Sitting on a golden cloth, this spectacular headdress, hat and strands of beads resemble lost treasure, found again and spread out for your perusal and pleasure. In the center are three men who look back at you, in startled surprise. Their arms interlocked, they brace each other and together with their torsos, create a balanced geometric structure—a symbol of mutual strength. A giant godly head, symbolizing a powerful Mother figure, acts as physical and spiritual support.
This centerpiece, a headcrest mask known as “Gelede”, is carved from a single hardwood block by the Yoruba People of Nigeria. The three men are costumed dancers, holding each other’s arms in the style of traditional Yoruba folk dance, whereby upper and lower body movements are synchronized. To the right of the mask lies the Lega hat, made by the People of the same name from the Congolese Rainforest. Within Lega culture, this hat identifies its wearer with high achievement and strong personal character. It is hand-woven from raffia and decorated with cowry shells and elephant tail hair. Draped below and serving as a foundation for the tableau is a stunning “Zari” cloth. From the Bhadohi Region of India, it is hand-embroidered in pure silk.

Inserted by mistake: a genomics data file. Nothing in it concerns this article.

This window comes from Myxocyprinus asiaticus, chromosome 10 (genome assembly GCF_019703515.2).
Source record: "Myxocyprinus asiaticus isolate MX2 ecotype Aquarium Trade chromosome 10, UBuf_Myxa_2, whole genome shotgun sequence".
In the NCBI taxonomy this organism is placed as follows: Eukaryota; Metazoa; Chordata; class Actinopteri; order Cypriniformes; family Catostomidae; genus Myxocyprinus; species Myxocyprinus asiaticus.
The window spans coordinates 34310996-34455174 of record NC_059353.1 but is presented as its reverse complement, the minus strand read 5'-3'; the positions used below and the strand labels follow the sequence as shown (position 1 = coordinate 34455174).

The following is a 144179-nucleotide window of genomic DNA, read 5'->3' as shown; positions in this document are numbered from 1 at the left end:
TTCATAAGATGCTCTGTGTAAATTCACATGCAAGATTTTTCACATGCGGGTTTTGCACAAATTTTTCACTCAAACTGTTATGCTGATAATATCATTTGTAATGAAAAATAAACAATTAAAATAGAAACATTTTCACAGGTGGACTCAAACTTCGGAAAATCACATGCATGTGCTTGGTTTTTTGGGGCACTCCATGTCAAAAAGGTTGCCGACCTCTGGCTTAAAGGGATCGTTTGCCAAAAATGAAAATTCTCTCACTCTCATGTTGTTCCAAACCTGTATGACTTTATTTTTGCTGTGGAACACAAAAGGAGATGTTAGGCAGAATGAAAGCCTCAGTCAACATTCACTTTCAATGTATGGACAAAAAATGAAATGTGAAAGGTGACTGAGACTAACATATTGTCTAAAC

REFERENCES: Biebuyck, Daniel P. 1982. “Lega Dress as Cultural Artifact.” Journal of African Arts. Vol. 15, No. 3.